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Distributor driver salaries in the summer of 2021 averaged $79,000 compared to $70,000 in 2020 while warehouse workers earned an average of $50,000 in the summer of 2021 compared to $42,500 in 2020, according to a recent compensation survey conducted by the International Foodservice Distributors Association (IFDA).

5 things: Distributor driver, warehouse salaries rocketing up, IFDA survey finds

This and a severe labor shortfall impacting University of California campus dining programs are some of the stories you may have missed recently.

In this edition of 5 Things, Food Management highlights five things you may have missed recently about developments affecting onsite dining.

Here’s your list for today:

  1. Labor shortages force closures, menu reductions at UC campuses

Multiple University of California campuses are facing severe labor shortages in their dining halls, impacting employees’ and students’ on-campus dining experiences. Dining halls at UCLA that typically have 1,092 staff members currently have only 595 positions filled, while UC Irvine student positions are filled to 46% and full-time staff positions are filled to 84% of what they normally are and UC Riverside, which typically employs 800 to 900 student workers, currently has about 240. As a result, not all dining hall locations are open on the UCLA, UC Merced, UC Irvine, UC Riverside and UC San Diego campuses, and menus are limited compared to the food options available pre-pandemic.

Read more: Dining hall labor shortages lead to longer lines, low-quality food across UC

  1. IFDA survey finds large salary increases for drivers, warehouse workers

Distributor driver salaries in the summer of 2021 averaged $79,000 compared to $70,000 in 2020 while warehouse workers earned an average of $50,000 in the summer of 2021 compared to $42,500 in 2020, according to a recent compensation survey conducted by the International Foodservice Distributors Association (IFDA). The results based on confidential surveys from 117 distribution companies providing data for 555 locations nationwide between June 1 and August 31, 2021 found that some 66% of foodservice distributors say they now offer above market wages in addition to incentive pay and bonuses for drivers and warehouse team members while 50% say the labor shortage has worsened over the past three months and 83% said they have experienced significant or extreme difficulty recruiting drivers.

Read more: Truck driver salary increases as pandemic, supply chain shortage persists

  1. Chartwells to host “Thank-Ful” event at all of its 300 campuses

Chartwells Higher Education will host a "Thank-Ful" nationwide event at all of its 300 partner campuses on November 18, 2021 aimed at bringing students together through food, offering thanks and giving back to local communities. As the second of four signature Joy-Ful events, Thank-Ful will bring students together for a Friendsgiving meal, feature give-back projects to fight food insecurity on campus and in local communities, and promote acts of gratitude and thanks for students and staff. As part of Thank-Ful's give-back component, the company will be donating 100 meals at each of its 300 partner schools for students in need.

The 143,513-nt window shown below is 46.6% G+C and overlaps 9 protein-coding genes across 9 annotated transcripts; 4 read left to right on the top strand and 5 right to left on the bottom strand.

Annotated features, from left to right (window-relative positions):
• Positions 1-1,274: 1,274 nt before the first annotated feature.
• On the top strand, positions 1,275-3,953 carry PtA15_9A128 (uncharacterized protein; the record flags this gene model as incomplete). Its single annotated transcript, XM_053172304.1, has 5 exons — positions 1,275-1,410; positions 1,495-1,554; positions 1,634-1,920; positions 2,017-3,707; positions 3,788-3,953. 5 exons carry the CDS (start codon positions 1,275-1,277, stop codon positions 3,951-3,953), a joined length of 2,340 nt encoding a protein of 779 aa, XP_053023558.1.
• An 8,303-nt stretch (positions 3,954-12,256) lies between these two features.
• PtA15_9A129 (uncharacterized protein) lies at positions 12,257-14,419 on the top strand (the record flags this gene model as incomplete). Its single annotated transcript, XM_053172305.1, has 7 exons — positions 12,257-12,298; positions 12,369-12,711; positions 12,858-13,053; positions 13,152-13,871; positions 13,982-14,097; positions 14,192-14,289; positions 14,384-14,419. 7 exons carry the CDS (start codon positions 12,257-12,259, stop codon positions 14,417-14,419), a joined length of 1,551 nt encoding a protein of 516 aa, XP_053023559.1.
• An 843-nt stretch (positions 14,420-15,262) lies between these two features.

Read more: Chartwells Higher Education Launches Nationwide Friendsgiving Event, Donates 30,000 Meals to Fight Food Insecurity on College Campuses

  1. District hiring high schoolers at staff rate to fill labor gap

Some Missouri high school students will be paid to work for their district as administrations struggle to find other applicants amid a nationwide labor shortage. Earlier this month, Northwest School District in Missouri hosted a job fair to hire high school students for jobs in food service, childcare, custodial services and maintenance. Each hired student can work a maximum of 19 hours and will be paid the staff rate ranging from $9.75 to $14.68 an hour while getting real-world job experience. “Some of the positions have been short-staffed since last year,” district COO Kim Hawk says. “We just have struggled to find any help at all, and if you drive around and look at the help-wanted signs everywhere, you know the competition is stiff. So, we knew we had to come up with some other plan.”

Read more: Students hired for custodial, cafeteria jobs at Missouri schools amid labor shortage

  1. Rockefeller Center upping its dining game with notable new openings

The onsite dining environment at Rockefeller Center increasingly seems poised to become one of Manhattan’s premier dining destinations, with several of the city’s top restaurants and bars opening concepts at the Midtown complex in the coming months. French bistro Frenchette is debuting a new restaurant this winter and Olmsted, King, and the two-Michelin-starred Atomix are setting up shop in the development next spring while more casual concepts such Other Half Brewery and Brooklyn’s Ace’s Pizza are on track to open later in November and an outpost of Breads Bakery is planned for early next year.

Read more: Will We All Be Eating at Rockefeller Center Next Year?

Bonus: Sustainability remains a priority despite the pandemic

Contact Mike Buzalka at [email protected]

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